It is estimated that around 4.88 million hectares (67% of the total agricultural land) of land in Malaysia was used for oil palm plantation, producing a significant amount of OPF (Mazaheri et al., 2010). Generally, almost all pruned fronds are left rotting in the plantations mainly for nutrient recycling, soil conservation and erosion control. As the fronds require a long time to decompose and rot, causing mobilization problems within the plantations, a proper way for disposal needs to be developed and improved. Recently, OPF has started to be used as roughage source for animals (Kawamoto et al., 2001). Nevertheless, the current utilization of OPF doesnt consume the significant quantity of the fronds produced annually. Therefore, converting the surplus into useful energy via the present conversion technologies could be a good opportunity for the palm oil industry.
Amongst the biomass conversion technologist, biomass gasification is considered as the promising technology for converting solid biomass into a fuel gas (Miskam et al., 2008) which consist of H2, CO, CO2, CH4, char and tar. The resulting gas which is known as producer gas or synthetic gas is more versatile in its use than the original biomass (Iqbal et al., 2010). The energy content of the gas produced through gasification process depends on number of factors, such as operation conditions, physical characteristics of biomass and gasifier design as well as the gasifying agent such as air, oxygen, steam (Lucas et al., 2004). Hence, in the present study, gasification of OPF in an updraft gasifier with air as a gasifying agent was carried out to investigate the effect of equivalence ratio on temperature profile, synthetic composition and gas calorific value.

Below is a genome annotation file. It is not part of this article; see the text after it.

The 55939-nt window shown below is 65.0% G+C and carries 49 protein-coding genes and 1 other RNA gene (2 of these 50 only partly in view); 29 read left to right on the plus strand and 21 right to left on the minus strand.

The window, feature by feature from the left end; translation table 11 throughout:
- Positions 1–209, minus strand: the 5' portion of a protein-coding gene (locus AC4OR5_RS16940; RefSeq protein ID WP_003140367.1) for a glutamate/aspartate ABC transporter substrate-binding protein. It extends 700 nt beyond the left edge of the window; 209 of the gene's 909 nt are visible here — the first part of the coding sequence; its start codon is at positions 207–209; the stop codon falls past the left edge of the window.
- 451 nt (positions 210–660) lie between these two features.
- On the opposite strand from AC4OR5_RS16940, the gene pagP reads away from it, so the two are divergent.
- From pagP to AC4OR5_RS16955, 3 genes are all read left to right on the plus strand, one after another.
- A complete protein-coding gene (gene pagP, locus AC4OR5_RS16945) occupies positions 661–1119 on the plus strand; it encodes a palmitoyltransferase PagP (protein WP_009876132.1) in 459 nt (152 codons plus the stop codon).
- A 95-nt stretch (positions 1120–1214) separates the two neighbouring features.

MATERIALS AND METHODS
The biomass material (OPF) used for these experiments were obtained from a plantation in the state of Perak, Malaysia. OPF (after removing leaves) were cut and dried into the required size and moisture content, respectively. The proximate and ultimate analyses of the feedstock are presented in Table 1.
The experimental apparatus setup that used for gasification of OPF is shown in Fig. 1. It consists of batch type gasifier, air blower, cyclone, cooling unit, oil path filter and gas analyzer. The gasifier unit used in this study was made from mild steel and cement with 25 mm thickness and volume of 0.16 m3. The gasifier is square in cross section. The height from the top of the gasifier to the grate is 1.0 m. The internal length is 0.4 m the grate is in square shape with 0.3 m length. The ash container with square shape is fixed below the grate, has a height of 0.2 m and outside length of 0.45 m. The grate is directly supported to the combustion zone and must be capable of letting the ash fall through, without loss of fuel. The grate is used as an air distributor; however the holes are distributed across the whole section of the grate. The bottom zone under the grate is for collecting and then discharging the ash.
Five Type-K thermocouples are installed along the height of the gasifier in order to measure the temperature inside the gasifier and classify the gasification reactions zones.
|Table 1:||Ultimate and proximate analysis of biomass feedstock|